Open side-bar Menu
 ArchShowcase
Sumit Singhal
Sumit Singhal
Sumit Singhal loves modern architecture. He comes from a family of builders who have built more than 20 projects in the last ten years near Delhi in India. He has recently started writing about the architectural projects that catch his imagination.

Hillside House in Suzhou, China by Pu Miao Architecture

 
February 15th, 2014 by Sumit Singhal

Article source: Pu Miao Architecture

Hillside houses tend to belong to one of the two types, the terraces and the tower. While the tower has a more prominent visual appearance, the stepped profile of the terraces allows residents in the rooms same-level accesses to exterior spaces. This design explores a third type–the combined–that takes advantages from both existing models and minimizes their shortcomings. The new prototype tries to produce a better relationship between indoor and outdoor spaces, recreating the traditional Chinese courtyard space on a hillside site. This is part of the author’s experiment to localize Modern Architecture.

South elevation (the wall around the lower courtyard and the pool were not built) , Image Courtesy © Pu Miao Architecture

  • Architects: Pu Miao Architecture
  • Project: Hillside House
  • Location: Suzhou, China
  • Software used: Autocad.
  • Project Period: 2001-2002
  • Floor Area: 250 square meters
  • Client: Shanghai Huaxin Construction and Development Co., Ltd.
  • Designer: Miao Design Studio (Design Architect), Pu Miao, Luo Jirun; Textile Industry Design and Research Institute of Jiangsu Province (Architect of Record). Interior design was by other parties.

Entrance in the north elevation, Image Courtesy © Pu Miao Architecture

Situated on the southern side of the mountains facing the Lake Taihu, this 250-square-meter house in the Green Valley development, Suzhou, commands a panoramic view of the Lake, one of the largest in China.

The house consists of two volumes. Containing the Foyer, Dining, and Living Rooms, the east one assumes the terraced shape, providing a generous Roof Garden in front of the Living Room. In contrast, the west component which houses the Study and Guest Room takes the tower form. The trellises roof of the tower extends over the Roof Garden of the terraces, thus interlocking the two L-shaped volumes together, formally as well as functionally. A glass-enclosed sky bridge between the two volumes further strengthens the connection.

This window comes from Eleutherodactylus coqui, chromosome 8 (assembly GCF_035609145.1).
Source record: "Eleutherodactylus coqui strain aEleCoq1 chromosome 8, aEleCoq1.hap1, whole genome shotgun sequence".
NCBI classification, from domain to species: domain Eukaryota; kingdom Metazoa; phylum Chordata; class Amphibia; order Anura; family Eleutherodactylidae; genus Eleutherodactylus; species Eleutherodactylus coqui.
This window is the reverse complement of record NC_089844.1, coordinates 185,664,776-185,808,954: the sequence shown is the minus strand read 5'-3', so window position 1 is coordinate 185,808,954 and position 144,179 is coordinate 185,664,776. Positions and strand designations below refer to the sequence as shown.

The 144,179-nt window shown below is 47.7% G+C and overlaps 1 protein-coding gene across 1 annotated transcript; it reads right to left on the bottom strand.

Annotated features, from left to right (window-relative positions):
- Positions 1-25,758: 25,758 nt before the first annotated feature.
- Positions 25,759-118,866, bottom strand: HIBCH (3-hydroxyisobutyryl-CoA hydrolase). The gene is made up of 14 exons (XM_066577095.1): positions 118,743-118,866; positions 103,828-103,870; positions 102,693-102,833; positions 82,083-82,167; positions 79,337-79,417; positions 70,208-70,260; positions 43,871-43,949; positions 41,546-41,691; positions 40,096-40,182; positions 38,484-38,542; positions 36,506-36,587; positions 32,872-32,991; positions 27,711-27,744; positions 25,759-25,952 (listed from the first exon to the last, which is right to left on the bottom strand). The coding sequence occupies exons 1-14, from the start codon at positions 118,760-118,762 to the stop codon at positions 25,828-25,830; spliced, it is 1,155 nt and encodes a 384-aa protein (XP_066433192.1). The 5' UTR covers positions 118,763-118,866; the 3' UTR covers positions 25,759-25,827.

A slit in the Foyer allows a glimpse toward the Lake., Image Courtesy © Pu Miao Architecture

A central outdoor space (or upper courtyard) is formed in the middle of the embraced forms. In the gap between the two volumes, a series of steps crosses under the bridge and connects the upper courtyard to a lower one which provides garden space for the bedrooms at the bottoms of both the tower and the terrace. The visual channel along the gap allows rooms even at the northern side of the upper courtyard to have a view of the Lake.

Dining Room and the adjacent side yard, Image Courtesy © Pu Miao Architecture

Dining Room,with Foyer in distance and Living Room on the left, Image Courtesy © Pu Miao Architecture

From Dining looking downward into Living Room and the adjacent Roof Garden, Image Courtesy © Pu Miao Architecture

From Living looking upward into Dining Room, Image Courtesy © Pu Miao Architecture

The Roof Garden in front of the Living Room , Image Courtesy © Pu Miao Architecture

From the lower courtyard on the south looking through the gap between the two building volumes, Image Courtesy © Pu Miao Architecture

From the corridor under the bridge looking toward the central outdoor space (upper courtyard) , Image Courtesy © Pu Miao Architecture

From the bedroom at the northern side looking through the gap between the two building volumes toward the Lake, Image Courtesy © Pu Miao Architecture

From the central outdoor space (upper courtyard) looking through the bridge toward the Lake and the lower courtyard, Image Courtesy © Pu Miao Architecture

The central outdoor space (upper courtyard) embraced by the two building volumes, as seen from the west side of the building, Image Courtesy © Pu Miao Architecture

Upper: The three types for the hillside house Lower: Two kinds of relationship between indoor and outdoor spaces, Image Courtesy © Pu Miao Architecture

Image Courtesy © Pu Miao Architecture

Image Courtesy © Pu Miao Architecture

Related posts:

Tags: ,

Categories: Autocad, House

Leave a Reply

Your email address will not be published. Required fields are marked *


*

You may use these HTML tags and attributes: <a href="" title=""> <abbr title=""> <acronym title=""> <b> <blockquote cite=""> <cite> <code> <del datetime=""> <em> <i> <q cite=""> <strike> <strong>

GRAPHISOFT: ARCHICAD download 30-day FREE trial
Graphisoft ARCHICAD  Download a 30-Day FREE trial
TurboCAD pro : Start at $299
CADalog.com - Countless CAD add-ons, plug-ins and more.



Internet Business Systems © 2016 Internet Business Systems, Inc.
595 Millich Dr., Suite 216, Campbell, CA 95008
+1 (408)-337-6870 — Contact Us, or visit our other sites:
TechJobsCafe - Technical Jobs and Resumes EDACafe - Electronic Design Automation GISCafe - Geographical Information Services  MCADCafe - Mechanical Design and Engineering ShareCG - Share Computer Graphic (CG) Animation, 3D Art and 3D Models
  Privacy Policy